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Hungarian Prime Minister Viktor Orban casting his ballot at a polling station in Budapest, Hungary today. Xinhua News Agency/PA Images
General Election

Voters cast their ballots in Hungary election with PM Orban vying for fourth consecutive term

The election campaign has been dominated by Russia’s invasion of neighbouring Ukraine.

POLLS OPENED ACROSS Hungary this morning as voters faced a choice: take a chance on a diverse coalition of opposition parties, or grant nationalist Prime Minister Viktor Orban a renewed mandate with a fourth consecutive term in office.

The general election is expected to be the closest since Orban came to power in 2010, thanks to Hungary’s six main opposition parties putting aside ideological differences to form a united front against his right-wing Fidesz party.

Recent polls suggest a tight race but give Fidesz a slight lead, making it likely that undecided voters will determine the winner.

The election campaign has been dominated by Russia’s invasion of neighbouring Ukraine.

Opposition parties and international observers have pointed out structural impediments to defeating Orban by electoral means, highlighting pervasive pro-government bias in the public media, domination of commercial news outlets by Orban allies, and a heavily gerrymandered electoral map.

However, despite what it calls an uneven playing field, the six-party opposition coalition, United For Hungary, has asked voters to support its efforts to introduce a new political culture in the country based on pluralistic governance and mended alliances with the EU and Nato.

The coalition’s candidate for prime minister, Peter Marki-Zay, has promised to bring an end to what he alleges is rampant government corruption, and to raise living standards by increasing funding to Hungary’s ailing health care and education systems.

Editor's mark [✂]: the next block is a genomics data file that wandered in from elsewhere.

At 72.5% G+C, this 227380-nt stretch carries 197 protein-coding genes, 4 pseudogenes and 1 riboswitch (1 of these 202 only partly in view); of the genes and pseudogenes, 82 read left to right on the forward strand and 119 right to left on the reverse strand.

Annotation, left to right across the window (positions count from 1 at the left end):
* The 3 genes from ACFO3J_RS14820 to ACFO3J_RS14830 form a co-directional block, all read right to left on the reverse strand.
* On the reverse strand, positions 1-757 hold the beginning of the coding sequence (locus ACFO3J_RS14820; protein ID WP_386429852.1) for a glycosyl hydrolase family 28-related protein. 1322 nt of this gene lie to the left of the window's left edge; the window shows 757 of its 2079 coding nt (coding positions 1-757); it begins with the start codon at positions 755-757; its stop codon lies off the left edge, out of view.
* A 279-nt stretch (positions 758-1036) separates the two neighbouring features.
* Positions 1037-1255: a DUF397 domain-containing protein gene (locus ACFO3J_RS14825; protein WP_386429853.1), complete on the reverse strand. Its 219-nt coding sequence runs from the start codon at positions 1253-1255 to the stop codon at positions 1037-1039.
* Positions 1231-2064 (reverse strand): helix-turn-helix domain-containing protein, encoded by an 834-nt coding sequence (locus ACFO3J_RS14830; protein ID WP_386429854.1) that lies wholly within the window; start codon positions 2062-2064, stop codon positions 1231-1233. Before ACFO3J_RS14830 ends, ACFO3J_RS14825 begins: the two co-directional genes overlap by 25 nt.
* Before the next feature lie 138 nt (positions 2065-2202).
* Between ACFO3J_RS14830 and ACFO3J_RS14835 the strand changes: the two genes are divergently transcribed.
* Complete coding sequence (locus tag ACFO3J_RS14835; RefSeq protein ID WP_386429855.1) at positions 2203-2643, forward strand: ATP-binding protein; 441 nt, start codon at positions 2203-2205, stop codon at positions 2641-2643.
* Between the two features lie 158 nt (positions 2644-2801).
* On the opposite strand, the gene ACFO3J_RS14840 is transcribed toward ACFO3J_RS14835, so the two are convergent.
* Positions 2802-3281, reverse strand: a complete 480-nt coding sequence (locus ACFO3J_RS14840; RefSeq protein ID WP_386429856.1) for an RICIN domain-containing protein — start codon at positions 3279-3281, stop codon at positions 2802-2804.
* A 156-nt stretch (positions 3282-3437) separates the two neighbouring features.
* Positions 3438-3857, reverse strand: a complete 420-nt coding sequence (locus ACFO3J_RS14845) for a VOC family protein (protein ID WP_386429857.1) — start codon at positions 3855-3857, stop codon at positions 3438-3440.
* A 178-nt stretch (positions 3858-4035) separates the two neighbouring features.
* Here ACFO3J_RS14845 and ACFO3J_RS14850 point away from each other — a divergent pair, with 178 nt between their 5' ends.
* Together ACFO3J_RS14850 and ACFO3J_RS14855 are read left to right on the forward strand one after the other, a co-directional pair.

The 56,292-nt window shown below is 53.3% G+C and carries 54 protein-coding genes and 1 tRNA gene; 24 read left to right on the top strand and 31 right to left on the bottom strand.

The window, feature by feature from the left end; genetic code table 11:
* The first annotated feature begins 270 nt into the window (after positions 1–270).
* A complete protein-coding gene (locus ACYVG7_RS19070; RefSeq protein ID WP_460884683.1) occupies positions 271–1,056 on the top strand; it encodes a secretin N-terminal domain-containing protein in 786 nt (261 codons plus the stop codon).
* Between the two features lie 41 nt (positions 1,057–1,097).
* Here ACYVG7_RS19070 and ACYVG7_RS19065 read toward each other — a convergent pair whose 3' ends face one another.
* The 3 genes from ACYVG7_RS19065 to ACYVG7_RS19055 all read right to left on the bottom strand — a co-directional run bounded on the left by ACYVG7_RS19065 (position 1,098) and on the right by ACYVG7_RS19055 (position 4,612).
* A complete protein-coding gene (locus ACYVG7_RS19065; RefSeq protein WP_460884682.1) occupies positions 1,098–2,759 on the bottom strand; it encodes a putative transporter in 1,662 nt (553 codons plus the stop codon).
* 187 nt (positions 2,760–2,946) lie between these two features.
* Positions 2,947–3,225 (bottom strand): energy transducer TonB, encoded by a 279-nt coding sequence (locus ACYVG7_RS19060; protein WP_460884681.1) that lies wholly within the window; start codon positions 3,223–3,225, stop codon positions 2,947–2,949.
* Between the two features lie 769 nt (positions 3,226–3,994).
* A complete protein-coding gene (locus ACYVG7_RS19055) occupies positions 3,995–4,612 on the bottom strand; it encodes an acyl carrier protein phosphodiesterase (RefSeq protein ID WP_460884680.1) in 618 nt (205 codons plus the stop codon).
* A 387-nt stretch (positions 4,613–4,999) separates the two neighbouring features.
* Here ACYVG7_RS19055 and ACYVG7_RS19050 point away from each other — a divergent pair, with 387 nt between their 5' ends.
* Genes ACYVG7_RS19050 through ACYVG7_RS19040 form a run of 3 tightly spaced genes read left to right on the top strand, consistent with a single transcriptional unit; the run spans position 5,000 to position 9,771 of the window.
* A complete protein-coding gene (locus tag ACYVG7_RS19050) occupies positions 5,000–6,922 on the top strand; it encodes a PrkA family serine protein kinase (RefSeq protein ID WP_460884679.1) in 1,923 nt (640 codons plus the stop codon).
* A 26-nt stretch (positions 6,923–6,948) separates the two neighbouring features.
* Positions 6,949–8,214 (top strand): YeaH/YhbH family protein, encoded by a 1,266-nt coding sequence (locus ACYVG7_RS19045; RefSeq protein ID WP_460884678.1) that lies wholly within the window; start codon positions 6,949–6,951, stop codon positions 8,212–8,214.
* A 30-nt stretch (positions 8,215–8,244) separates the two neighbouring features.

Orban – a fierce critic of immigration, LGBTQ rights and “EU bureaucrats” – has garnered the admiration of right-wing nationalists across Europe and North America.

A proponent of what he calls “illiberal democracy”, Orban has taken many of Hungary’s democratic institutions under his control, and depicted himself as a defender of European Christendom against Muslim migrants, progressivism and the “LGBTQ lobby”.

In his frequent battles with the EU, of which Hungary is a member, he has portrayed the 27-member bloc as an oppressive regime reminiscent of the Soviet occupiers that dominated Hungary for more than 40 years in the 20th century, and has bucked attempts to draw some of his policies into line with EU rules.

Those policies, including what critics view as violations of the rights of LGBTQ people, misuse of EU funds and exerting undue control over Hungary’s media, have put him at odds with Brussels and resulted in billions of euros in EU funding being withheld from his government.

While Orban had earlier campaigned on divisive social and cultural issues, the tone of the campaign was dramatically shifted by Russia’s invasion of neighbouring Ukraine in February.

While the opposition called for Hungary to support its embattled neighbour and act with its EU and Nato partners, Orban, a longtime ally of Russian President Vladimir Putin, has insisted that Hungary must remain neutral and maintain its close economic ties with Moscow, including continuing to import Russian gas and oil.

At his final campaign rally on Friday, he told a crowd of supporters that supplying Ukraine with weapons – something that Hungary, alone among Ukraine’s EU neighbours, has refused to do – would make the country a military target, and that sanctioning Russian energy imports would cripple the economy.

“This isn’t our war, we have to stay out of it,” he said.

Opposition leader Marki-Zay has accused Orban of taking Putin’s side in the conflict, and said the leader’s approach to the war has “left him alone” in the European community.

“This struggle is now bigger than us,” Marki-Zay told supporters at a campaign event in Budapest on Saturday. “The war in Ukraine gave this struggle special meaning.”

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